To set the CDS in relation to their corresponding bonds, five-year bond yields are needed for each of the companies. To achieve this, for each reference entity Bloomberg was searched for one bond with time to maturity of more than 7 years and one bond with a maturity of less than 5 years at the start of the sample period. The obtained yields were then linearly interpolated to estimate an artificial 5-year bond yield. To keep the prices comparable, only “plain vanilla” bonds were included in the search. This means that all bonds with special features, e.g. embedded options, deferred coupons or sinking funds were excluded. For bonds satisfying the requirements, the mid-quote for the bond yield to maturity holding at “close of business” was downloaded. Where several
59 see Bai, Collin-Dufresne (2012), p. 15; Longstaff et al. (2005), p. 2217.
price sources were available, the Bloomberg Generic Price (BGN) was preferred. Liquidity is the main criteria for a BGN price to be generated. BGN is a market consensus price for bonds. It is calculated using prices contributed to Bloomberg through a polling process. The goal of the methodology is to produce "consensus" pricing. If BGN prices were not available, prices reported to TRACE were used. Lastly, if none of those sources were available, Bloomberg Valuation Services (BVAL) prices were used. BVAL prices are calculated for securities, where no direct market observations exist. BVAL uses observations of comparable securities and their correlations to the target security. Using the correlations it then estimates weights for the price impact of each security on the target security. The BVAL price is then calculated as a weighted sum of the prices of the comparable securities. BVAL prices were available for all bonds in the sample. Where a choice between bonds was available, the bond trading closest to par and having the shortest available maturity satisfying the above mentioned requirements was chosen. This is due to the weakening of the arbitrage relation through larger discounts and maturities of the bonds discussed in section 3.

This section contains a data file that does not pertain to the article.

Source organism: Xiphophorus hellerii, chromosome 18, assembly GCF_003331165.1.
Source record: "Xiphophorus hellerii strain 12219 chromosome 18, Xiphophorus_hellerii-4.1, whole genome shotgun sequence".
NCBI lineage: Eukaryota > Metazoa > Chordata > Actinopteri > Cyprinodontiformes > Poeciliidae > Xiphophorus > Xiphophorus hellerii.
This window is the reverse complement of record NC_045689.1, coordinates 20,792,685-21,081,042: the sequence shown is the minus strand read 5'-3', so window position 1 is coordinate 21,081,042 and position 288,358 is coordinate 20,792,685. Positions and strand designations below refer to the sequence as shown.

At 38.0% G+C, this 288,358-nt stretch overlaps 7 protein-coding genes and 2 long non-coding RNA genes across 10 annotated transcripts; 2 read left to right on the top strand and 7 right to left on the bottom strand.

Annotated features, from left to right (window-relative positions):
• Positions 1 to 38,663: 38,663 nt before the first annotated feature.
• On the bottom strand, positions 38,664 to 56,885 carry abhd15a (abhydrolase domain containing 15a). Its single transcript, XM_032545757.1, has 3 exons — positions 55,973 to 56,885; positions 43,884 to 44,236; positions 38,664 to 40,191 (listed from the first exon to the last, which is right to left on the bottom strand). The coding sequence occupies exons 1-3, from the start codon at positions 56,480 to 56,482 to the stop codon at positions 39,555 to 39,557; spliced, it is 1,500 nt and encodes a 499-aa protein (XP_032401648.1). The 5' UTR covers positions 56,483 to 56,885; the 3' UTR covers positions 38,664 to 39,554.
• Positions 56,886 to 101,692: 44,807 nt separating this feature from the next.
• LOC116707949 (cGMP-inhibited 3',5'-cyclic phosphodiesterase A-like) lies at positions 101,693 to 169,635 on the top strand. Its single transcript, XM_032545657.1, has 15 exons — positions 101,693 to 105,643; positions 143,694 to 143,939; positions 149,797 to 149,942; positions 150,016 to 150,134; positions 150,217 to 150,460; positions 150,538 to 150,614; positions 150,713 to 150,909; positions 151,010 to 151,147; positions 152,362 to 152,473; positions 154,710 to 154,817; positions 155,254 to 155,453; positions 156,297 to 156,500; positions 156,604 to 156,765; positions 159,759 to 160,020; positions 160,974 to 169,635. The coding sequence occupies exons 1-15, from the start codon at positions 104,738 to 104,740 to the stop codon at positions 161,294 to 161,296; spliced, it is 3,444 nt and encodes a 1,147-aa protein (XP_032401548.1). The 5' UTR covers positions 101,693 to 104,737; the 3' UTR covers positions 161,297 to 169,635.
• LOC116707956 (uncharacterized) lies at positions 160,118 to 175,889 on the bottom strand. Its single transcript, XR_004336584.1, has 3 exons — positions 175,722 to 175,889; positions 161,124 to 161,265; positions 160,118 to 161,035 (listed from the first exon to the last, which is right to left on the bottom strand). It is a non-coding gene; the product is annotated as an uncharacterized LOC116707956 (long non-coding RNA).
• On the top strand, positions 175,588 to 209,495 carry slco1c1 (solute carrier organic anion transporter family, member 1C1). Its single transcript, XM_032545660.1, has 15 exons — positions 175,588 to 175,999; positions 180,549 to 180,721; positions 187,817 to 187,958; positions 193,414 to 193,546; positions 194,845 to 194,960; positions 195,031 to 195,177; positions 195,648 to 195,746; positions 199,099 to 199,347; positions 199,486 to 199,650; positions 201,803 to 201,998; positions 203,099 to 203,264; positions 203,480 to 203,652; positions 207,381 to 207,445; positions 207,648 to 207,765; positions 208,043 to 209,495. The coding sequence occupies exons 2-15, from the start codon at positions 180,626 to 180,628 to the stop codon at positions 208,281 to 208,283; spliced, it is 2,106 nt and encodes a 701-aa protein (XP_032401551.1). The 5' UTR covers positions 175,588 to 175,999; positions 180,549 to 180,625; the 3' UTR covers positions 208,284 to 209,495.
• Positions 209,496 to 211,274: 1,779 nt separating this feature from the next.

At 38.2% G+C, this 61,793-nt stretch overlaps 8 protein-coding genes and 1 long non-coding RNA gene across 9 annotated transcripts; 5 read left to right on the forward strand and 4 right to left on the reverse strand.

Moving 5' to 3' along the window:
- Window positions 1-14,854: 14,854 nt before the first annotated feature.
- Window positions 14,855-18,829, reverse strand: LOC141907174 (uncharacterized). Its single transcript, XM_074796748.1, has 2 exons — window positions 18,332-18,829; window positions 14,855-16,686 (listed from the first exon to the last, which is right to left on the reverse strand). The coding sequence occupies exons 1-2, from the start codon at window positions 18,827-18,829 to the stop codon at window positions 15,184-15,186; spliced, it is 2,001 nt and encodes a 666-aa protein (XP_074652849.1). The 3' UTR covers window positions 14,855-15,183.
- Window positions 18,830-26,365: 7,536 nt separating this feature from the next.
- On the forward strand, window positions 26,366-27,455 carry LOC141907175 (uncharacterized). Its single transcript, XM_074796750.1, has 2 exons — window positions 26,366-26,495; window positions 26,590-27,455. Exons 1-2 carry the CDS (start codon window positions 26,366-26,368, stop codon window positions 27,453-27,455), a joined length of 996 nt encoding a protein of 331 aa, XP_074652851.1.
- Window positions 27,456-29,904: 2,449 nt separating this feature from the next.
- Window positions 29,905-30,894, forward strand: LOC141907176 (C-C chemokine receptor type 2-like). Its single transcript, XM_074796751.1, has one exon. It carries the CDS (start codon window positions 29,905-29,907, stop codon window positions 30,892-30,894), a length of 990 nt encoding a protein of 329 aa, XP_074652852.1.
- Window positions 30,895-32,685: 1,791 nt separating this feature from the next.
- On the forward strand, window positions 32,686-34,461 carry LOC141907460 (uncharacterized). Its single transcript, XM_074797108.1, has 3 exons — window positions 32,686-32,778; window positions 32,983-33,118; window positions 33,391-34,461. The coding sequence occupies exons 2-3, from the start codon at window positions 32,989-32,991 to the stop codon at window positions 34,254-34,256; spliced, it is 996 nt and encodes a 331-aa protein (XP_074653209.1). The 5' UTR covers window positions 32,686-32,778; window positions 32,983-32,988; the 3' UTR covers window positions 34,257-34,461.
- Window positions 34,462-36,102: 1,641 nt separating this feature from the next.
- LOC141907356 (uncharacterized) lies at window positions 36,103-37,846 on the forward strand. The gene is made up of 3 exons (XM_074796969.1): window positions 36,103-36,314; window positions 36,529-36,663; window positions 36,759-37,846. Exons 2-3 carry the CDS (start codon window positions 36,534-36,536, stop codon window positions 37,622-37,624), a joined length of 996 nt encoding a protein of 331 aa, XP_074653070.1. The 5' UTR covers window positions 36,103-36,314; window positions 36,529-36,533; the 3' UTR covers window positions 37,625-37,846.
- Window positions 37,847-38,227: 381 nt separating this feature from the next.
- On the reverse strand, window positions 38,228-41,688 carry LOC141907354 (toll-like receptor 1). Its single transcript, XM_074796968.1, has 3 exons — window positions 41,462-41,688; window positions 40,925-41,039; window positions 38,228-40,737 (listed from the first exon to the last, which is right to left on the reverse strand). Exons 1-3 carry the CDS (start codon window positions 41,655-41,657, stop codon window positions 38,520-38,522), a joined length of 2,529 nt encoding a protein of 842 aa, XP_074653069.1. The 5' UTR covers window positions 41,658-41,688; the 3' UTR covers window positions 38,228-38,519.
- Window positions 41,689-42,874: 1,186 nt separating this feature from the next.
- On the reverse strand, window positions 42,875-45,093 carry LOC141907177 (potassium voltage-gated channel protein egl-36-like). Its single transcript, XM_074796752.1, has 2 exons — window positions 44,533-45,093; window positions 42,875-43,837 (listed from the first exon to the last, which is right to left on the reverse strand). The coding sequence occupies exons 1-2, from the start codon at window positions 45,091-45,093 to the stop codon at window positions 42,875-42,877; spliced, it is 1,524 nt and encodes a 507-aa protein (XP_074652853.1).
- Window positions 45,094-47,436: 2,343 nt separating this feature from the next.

Missing values were again replaced by observations of the previous day. None of the presented results change significantly when dropping all trading days where the bond or the CDS observation is missing. According to Bloomberg 45 out of the 245 companies issued bonds satisfying the requirements with regards to data source, type and maturity. BGN is the main source of price data, providing prices for 49 out of 90 (two for each company) bonds of the sample. TRACE provides 27 out of 90 bonds. Finally, BVAL prices exhibit 14 out of 90 bonds. This represents a good distribution of price sources, as data concerns are lowest for BGN prices and their existence indicates liquidity of the used bonds. The bond yield data was checked against up to three different data sources. First, for each bond, yields were downloaded using BGN, BVAL and TRACE as price source where available. Second, Datastream was used to check for suspicious values and for general confirmation of the data. The yield data is confirmed by the additional data sources. It exhibits the same pattern and occasionally shows a spread but no large inconsistencies. More importantly, using the alternative datasets does not significantly change the empirical results presented in this paper.